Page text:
Tuesday, June 05, 2007

A Deluxe Occupation

I've given up on ever getting decent coverage of Israel from NPR. If you want to hear Eric Westervelt say, "With Israel's total victory in the Six Day War also came weighty responsibilities, especially the occupation of the heavily populated Palestinian West Bank." Or if you can bear today's comment from Westervelt: "Israeli writer Gershom Gorenberg says those conflicting feelings are widespread among East Jerusalemites who are living under what he calls, 'Occupation Deluxe.'" Then NPR is the place for you. Weighty responsibilities and Occupation Deluxe - damn!

It's striking to compare this tepid coverage with the BBC's look back where we learn that the Israeli military lied to the Israeli public about it's knowledge that it would easily destroy the Arab armies arrayed against it. And on the BBC we hear how the Soviets duped Nasser into attacking Israel because of - guess what - the Israeli's nuclear program at Dimona (that's an inconvenient truth!) For a really fine consideration of what the 1967 war means check out Tony Karon's piece at Rootless Cosmopolitan, Makdisi at Electronic Intifada, or Amnesty's report on 40 years of occupation.

A final note: NPR erroneously reports that Israel is not occupying Gaza, which is not correct but is excellent Zionist propaganda.


Porter Melmoth said...

Yes indeed, the NPR coverage of the 40th anniversary was loaded with innuendo as well as nostalgia. My NPR station was rather deceptive, too. In the teaser, the announcer said 'And we'll look at the Six Day War through the eyes of CBS News.' Well, they used the CBS clips, but more as historical sound bytes than as a theme for the report. At any rate, personally, I remember the war, and I remember the US coverage was definitely pro-Israeli in the sense that the Cold War aspect was tied to it (as accurately pointed out in the NPR piece). Plus, the notion was always implied that Israelis are people 'more like us' than the Arabs, who were largely an unknown and stereotyped entity to the American public back then (and still are to a large extent).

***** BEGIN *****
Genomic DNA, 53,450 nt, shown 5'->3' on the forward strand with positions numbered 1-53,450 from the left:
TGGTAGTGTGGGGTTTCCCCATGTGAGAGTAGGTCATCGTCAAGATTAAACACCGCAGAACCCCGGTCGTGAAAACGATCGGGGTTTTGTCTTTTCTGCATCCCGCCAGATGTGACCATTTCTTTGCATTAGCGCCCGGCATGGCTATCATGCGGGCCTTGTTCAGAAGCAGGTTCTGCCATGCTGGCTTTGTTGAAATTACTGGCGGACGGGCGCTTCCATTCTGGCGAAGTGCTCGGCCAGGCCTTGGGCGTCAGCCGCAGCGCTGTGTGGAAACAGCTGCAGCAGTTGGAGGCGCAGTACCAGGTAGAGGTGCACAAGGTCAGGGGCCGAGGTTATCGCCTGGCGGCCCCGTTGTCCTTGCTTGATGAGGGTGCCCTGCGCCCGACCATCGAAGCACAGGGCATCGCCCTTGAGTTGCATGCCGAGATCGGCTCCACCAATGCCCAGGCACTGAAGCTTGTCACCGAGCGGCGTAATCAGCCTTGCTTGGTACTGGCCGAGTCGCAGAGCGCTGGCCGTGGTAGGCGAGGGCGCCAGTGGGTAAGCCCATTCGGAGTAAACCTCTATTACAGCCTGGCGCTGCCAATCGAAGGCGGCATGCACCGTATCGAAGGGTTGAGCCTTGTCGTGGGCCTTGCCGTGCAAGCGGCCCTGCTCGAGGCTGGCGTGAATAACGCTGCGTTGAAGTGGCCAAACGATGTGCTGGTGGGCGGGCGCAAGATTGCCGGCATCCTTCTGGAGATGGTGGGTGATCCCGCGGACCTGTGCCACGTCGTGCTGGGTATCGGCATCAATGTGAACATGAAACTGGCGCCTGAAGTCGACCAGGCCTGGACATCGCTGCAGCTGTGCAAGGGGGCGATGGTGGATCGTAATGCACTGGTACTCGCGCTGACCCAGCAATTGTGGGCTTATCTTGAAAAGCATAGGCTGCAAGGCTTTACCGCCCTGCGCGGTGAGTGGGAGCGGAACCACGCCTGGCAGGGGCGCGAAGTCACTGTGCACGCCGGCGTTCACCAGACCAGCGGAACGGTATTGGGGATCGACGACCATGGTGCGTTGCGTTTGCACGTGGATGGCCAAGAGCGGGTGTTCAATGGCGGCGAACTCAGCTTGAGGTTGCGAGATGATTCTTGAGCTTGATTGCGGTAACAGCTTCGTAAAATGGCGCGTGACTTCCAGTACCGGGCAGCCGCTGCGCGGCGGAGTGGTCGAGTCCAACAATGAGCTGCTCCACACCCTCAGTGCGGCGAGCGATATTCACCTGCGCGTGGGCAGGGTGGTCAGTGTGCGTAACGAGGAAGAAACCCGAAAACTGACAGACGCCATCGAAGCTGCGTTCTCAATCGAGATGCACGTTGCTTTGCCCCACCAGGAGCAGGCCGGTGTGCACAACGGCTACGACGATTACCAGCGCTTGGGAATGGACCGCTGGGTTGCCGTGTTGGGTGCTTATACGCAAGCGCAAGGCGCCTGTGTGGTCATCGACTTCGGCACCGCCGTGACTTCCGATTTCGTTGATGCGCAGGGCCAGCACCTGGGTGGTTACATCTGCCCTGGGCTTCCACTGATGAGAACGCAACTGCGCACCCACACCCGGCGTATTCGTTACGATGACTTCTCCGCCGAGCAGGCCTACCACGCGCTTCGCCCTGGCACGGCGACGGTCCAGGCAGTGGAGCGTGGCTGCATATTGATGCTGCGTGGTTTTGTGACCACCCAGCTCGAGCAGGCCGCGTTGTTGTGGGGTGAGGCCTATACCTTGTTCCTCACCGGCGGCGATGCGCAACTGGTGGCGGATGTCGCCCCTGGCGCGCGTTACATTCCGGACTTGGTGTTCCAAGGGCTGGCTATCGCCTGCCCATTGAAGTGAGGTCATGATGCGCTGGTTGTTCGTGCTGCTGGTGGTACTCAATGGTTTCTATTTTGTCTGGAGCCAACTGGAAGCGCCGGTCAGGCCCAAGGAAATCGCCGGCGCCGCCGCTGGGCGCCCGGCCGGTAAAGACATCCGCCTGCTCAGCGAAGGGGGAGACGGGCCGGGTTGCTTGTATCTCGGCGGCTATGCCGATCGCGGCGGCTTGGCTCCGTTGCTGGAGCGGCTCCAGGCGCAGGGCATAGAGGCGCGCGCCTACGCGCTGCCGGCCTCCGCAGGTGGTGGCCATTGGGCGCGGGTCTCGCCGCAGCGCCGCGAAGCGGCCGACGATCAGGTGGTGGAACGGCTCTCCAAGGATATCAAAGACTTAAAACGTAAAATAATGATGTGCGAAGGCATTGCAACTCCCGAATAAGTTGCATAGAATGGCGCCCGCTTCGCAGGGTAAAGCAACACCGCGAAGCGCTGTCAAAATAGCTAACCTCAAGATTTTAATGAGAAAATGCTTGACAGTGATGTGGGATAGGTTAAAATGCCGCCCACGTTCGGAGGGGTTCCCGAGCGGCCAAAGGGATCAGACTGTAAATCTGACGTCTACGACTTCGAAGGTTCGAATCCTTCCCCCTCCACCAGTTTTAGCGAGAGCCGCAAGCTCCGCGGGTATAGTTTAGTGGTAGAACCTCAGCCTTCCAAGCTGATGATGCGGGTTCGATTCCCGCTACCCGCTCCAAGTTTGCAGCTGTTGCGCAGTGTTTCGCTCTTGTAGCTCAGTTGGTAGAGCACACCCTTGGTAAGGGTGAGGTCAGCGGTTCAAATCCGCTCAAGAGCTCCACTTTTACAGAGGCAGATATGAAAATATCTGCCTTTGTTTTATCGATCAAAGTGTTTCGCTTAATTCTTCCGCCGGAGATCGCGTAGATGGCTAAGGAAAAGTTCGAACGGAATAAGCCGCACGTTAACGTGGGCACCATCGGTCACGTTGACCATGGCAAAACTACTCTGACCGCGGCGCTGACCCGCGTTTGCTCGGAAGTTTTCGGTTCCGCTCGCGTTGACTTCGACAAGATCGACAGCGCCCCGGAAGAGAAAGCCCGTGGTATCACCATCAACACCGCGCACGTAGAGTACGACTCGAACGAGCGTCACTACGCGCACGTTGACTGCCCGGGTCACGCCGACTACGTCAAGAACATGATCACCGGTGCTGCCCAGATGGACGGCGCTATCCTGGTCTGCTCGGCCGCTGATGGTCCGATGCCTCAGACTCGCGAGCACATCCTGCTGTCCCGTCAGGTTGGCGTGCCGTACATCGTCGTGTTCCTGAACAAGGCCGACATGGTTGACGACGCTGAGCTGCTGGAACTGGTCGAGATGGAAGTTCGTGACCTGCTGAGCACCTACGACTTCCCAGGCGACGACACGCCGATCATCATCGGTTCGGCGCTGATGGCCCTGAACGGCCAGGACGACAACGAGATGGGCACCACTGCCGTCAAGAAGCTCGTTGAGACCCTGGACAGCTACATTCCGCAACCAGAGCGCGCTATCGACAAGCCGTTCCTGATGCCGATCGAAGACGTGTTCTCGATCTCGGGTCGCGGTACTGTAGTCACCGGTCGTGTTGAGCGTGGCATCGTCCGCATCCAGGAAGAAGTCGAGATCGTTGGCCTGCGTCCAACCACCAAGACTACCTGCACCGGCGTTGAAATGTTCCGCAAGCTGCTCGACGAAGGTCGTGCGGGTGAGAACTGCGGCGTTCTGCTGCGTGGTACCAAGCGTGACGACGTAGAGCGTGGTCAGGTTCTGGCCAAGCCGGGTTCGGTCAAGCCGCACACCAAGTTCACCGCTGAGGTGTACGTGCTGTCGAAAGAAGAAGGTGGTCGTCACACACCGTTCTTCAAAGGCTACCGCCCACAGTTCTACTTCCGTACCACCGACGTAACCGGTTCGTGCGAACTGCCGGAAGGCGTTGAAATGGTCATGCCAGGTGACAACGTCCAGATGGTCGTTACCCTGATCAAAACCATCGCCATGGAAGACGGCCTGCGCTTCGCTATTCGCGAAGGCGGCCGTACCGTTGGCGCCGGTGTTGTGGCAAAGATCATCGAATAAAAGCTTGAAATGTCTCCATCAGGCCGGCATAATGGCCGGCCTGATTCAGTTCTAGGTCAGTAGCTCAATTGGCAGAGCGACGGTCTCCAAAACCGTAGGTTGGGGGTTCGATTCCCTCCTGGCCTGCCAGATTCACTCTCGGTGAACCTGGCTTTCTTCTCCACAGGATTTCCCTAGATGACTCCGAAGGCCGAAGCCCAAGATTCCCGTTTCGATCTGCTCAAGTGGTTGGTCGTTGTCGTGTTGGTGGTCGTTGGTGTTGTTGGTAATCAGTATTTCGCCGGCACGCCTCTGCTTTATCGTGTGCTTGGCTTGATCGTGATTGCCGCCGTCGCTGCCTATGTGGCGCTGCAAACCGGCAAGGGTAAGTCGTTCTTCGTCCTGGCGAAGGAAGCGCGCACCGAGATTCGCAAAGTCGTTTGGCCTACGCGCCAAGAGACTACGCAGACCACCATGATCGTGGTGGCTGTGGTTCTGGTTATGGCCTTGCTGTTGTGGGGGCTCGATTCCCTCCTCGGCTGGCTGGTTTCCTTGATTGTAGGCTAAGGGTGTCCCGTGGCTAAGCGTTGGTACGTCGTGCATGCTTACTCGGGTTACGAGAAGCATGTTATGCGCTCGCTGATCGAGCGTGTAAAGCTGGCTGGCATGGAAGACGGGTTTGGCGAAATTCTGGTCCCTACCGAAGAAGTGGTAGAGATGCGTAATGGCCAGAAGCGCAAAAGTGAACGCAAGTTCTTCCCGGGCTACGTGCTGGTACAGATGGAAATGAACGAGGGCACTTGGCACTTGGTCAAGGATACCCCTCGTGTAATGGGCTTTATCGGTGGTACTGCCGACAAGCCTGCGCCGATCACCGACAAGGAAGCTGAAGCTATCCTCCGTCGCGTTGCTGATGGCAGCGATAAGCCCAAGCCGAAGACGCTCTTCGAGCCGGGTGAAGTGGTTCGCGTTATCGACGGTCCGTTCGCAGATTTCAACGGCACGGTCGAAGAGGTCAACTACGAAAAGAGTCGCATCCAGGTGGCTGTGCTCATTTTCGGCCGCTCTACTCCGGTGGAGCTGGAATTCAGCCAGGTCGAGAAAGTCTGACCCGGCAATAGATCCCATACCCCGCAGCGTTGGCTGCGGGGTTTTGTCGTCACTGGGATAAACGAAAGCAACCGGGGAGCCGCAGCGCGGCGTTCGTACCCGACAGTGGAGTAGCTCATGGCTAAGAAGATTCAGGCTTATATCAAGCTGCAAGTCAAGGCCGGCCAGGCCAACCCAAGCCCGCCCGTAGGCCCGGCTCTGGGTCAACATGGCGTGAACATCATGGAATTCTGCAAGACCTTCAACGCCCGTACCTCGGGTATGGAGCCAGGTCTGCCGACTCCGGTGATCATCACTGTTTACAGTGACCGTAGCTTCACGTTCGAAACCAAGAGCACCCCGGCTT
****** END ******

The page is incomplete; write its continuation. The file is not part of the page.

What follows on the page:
I found the NPR piece provided literally nothing as far as interpretive perspectives are concerned. A straight documentation of historical events is one thing, but the NPR spin was less than objective, to say the least.

Thanks for pointing out the resources for understanding the wider aspects of the Six Day War, NPR being the worthless airwave clutterer that it is.

Anonymous said...

Anyone else notice the complete lack of voices from the Palestinian side? Instead we get the American-born Israeli propagandist Michael Oren and the revisionist Israeli historian Tom Segev. Lots of time spent on how afraid the Israeli public (not the military) was of the Egyptian army; not a peep from one of the residents of the occupied territories, as far as I could gather.

Porter Melmoth said...

Yup, NPR's comfort zone is safely within the non-Palestinian-oriented ('pro-Israeli' just might be too controversial a term for compassionately conservative NPR!), Cold War-desiring, American Empire-believing, low-key corporate partnering and Beltway-incestuous package that promises so much ongoing success. Day by day, the term 'shill' must be increasingly and unabashedly applied to the broadcasting outfit known as NPR.
That's why I call them Neocon Public Radio.
After Murdoch reels in the Wall Street Journal, he can waddle over to NPR, and they'll be down on their knees, waiting for him.